Children who spend less time outdoors and do not play much sport are more likely to be near-sighted, new research suggests. They also have lower levels of vitamin D and a higher body mass index, the large study found. It’s more evidence that points the finger at lifestyle changes for the alarming rise in short-sightedness. (Summer camp in Rego Park)Experts have previously said half the world’s population will suffer from this in 30 years – with youngsters spending less time in natural light and more time looking at screens blamed.

To help anticipate it, the new examination prescribes kids should play outside for 15 hours every week. Besides, the measure of “work” shut everything down the face ought to be limited to no longer than 45 persistent minutes. Analysts say kids investing less energy outside is the hidden wellspring of the issue. The investigation author,Dr Caroline Klaver of Erasmus Medical Center in Rotterdam told Reuters: ‘Way of life in early youth is particularly connected with onset of astigmatism [short-sightedness]. ‘Not being outside, and performing loads of close work will build chance a great deal.(Summer camp in Rego Park)‘ Myopia generally happens when the eyes develop somewhat too long, which implies they’re not able deliver a reasonable picture of items out there. It’s idea to as of now influence up to one of every three individuals in the UK.

It has not always been clear exactly why this happens, but it’s thought to be the result of a combination of genetic and environmental factors disrupting the normal development of the eye. Short-sightedness can range from mild, where treatment may not be required, to severe, where a person’s vision is significantly affected. The condition usually starts around puberty and gets gradually worse until the eye is fully grown, but it can also develop in very young children.(Summer camp in Rego Park)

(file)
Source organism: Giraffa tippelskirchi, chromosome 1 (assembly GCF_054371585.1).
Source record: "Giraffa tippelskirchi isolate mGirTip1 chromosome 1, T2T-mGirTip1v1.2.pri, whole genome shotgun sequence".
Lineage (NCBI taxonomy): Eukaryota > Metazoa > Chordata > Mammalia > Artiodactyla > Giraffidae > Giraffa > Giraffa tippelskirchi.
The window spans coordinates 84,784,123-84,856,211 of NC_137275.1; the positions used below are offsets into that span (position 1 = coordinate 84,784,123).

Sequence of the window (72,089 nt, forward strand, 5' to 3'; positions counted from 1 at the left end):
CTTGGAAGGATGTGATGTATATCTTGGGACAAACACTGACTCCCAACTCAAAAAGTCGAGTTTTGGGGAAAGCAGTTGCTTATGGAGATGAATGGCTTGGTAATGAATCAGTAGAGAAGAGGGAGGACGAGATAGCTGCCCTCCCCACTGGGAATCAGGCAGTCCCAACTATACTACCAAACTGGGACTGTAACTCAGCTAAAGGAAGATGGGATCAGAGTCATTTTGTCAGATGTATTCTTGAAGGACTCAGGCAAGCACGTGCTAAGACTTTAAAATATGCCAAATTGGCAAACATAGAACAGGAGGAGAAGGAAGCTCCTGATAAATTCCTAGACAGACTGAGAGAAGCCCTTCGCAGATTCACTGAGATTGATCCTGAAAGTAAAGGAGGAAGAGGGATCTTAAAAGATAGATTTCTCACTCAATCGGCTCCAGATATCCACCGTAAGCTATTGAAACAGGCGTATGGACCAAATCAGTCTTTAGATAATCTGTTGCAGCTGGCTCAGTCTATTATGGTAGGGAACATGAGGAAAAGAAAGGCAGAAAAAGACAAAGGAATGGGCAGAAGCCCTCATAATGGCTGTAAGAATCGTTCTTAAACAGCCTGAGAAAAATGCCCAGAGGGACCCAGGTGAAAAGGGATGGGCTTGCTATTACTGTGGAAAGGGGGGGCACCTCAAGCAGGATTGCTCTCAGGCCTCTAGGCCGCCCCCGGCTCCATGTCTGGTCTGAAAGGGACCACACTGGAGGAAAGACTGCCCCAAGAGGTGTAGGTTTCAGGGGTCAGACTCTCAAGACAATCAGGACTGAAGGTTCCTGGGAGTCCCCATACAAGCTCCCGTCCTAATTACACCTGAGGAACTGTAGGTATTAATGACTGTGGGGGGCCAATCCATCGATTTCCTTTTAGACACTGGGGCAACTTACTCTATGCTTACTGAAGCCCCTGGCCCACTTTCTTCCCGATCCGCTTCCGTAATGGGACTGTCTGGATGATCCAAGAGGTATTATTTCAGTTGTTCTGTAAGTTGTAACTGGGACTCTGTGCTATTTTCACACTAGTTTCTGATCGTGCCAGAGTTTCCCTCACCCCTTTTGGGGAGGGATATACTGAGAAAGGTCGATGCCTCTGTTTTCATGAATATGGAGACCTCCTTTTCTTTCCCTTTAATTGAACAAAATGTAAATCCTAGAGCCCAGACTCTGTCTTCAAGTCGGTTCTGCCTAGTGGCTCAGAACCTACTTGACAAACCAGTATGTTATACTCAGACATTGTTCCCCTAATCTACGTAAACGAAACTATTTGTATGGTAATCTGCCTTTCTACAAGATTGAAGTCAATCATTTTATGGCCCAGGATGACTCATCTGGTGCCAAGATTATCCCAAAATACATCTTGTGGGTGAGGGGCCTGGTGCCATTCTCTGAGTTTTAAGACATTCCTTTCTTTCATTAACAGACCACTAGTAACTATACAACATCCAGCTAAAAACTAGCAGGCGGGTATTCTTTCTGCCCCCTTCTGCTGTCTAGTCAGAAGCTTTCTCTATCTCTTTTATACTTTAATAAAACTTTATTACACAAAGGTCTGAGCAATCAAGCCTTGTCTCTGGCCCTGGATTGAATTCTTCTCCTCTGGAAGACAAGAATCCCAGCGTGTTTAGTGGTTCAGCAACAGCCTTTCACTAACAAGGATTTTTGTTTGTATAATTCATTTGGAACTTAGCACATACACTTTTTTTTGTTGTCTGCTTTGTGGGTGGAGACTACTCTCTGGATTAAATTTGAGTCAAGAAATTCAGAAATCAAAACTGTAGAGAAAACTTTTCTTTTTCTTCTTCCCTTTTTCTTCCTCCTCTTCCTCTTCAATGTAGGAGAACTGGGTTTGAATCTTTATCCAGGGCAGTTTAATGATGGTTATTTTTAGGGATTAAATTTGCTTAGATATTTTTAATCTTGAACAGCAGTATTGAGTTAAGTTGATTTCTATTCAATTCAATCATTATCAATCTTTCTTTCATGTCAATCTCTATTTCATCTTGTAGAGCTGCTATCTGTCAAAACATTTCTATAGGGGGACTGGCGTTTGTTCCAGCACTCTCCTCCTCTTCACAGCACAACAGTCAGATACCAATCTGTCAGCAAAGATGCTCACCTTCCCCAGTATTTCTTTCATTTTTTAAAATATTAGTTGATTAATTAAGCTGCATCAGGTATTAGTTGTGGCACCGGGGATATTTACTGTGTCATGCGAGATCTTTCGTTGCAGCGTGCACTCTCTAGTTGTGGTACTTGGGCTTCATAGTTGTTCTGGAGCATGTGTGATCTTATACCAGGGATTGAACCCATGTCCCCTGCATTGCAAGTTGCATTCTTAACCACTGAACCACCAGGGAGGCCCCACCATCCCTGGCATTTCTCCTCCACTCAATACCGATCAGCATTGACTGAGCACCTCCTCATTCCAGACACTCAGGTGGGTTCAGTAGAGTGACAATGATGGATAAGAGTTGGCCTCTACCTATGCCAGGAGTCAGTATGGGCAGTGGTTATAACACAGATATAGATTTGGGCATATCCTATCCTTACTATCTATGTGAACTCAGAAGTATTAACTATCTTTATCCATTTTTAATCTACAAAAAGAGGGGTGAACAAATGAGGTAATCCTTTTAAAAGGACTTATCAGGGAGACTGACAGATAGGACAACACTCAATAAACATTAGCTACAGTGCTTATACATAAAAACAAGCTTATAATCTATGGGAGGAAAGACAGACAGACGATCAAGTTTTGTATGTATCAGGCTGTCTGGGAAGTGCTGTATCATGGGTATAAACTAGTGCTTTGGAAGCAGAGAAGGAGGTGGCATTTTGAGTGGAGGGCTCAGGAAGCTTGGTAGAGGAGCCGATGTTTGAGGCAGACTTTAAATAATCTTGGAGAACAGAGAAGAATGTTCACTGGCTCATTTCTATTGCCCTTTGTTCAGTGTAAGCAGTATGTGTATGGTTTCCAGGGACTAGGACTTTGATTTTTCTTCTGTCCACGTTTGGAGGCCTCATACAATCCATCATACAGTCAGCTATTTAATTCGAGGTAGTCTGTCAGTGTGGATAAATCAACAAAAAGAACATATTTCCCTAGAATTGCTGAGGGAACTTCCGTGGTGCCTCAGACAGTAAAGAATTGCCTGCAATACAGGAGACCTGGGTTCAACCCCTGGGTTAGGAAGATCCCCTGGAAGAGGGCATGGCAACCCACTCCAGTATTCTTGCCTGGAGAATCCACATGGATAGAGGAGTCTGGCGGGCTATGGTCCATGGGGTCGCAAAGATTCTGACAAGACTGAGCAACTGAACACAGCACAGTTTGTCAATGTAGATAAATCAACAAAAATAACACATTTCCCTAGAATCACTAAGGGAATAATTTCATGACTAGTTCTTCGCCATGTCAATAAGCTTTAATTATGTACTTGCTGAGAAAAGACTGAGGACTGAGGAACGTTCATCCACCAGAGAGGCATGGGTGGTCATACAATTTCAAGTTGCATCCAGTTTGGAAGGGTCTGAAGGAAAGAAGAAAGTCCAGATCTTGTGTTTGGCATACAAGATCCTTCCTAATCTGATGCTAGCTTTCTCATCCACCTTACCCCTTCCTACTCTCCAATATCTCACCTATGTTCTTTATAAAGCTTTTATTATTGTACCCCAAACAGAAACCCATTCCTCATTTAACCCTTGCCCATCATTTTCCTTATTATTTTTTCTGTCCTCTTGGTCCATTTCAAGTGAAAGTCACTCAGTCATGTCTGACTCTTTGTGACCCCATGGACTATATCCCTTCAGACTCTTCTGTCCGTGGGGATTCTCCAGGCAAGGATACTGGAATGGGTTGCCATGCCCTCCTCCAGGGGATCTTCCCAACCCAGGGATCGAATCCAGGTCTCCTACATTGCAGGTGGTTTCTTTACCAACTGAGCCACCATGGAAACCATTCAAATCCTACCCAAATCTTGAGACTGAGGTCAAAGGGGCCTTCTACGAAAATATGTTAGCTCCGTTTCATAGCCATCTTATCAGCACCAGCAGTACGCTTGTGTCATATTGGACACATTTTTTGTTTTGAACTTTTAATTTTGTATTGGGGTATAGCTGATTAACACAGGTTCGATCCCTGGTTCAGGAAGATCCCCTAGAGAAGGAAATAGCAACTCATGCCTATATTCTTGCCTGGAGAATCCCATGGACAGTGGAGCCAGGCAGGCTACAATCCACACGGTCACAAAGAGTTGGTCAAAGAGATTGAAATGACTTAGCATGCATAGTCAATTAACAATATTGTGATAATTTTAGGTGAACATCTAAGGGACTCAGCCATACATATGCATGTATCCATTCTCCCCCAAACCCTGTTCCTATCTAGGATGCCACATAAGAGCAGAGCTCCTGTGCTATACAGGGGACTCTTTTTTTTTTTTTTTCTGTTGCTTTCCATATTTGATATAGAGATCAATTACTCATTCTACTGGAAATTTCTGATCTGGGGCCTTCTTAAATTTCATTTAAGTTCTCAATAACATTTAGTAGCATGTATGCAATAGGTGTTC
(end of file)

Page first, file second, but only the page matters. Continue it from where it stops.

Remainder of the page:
Key findings 

The new study looked at 5,711 urban children in Rotterdam who have been participating since birth, along with their mothers, in a long-term study. At age six, the children had a full medical examination and 2.4 percent were found to have nearsightedness.

The researchers used statistical techniques to analyze a wide variety of factors – including social and economic aspects, ethnicity, lifestyle, parents’ education levels, children’s’ activities. Factors like being highly educated and of non-European heritage have traditionally been linked to nearsightedness. (Summer camp in Rego Park)However, the findings suggests that how young children spend their time is likely to be the underlying source of the problem, the team wrote in the British Journal of Ophthalmology.

What the experts say 

Dr Jeremy Guggenheim, an optometry professor at Cardiff University, who was not involved in the research, told Reuters differences in ethnic groups could be due to differences in lifestyle. ‘The new study and other recent work suggests that this preventative effect of time outdoors is beneficial even at very young ages, e.g. three to six years old,’ he said. ‘Too much close work, such as reading and using hand-held devices, may also be a risk – although the jury is still out on this question.’ The authors note that the study was limited by the low number of children with myopia and the lack of information about parents’ nearsightedness – a well-known risk factor for the condition.

(Summer camp in Rego Park)

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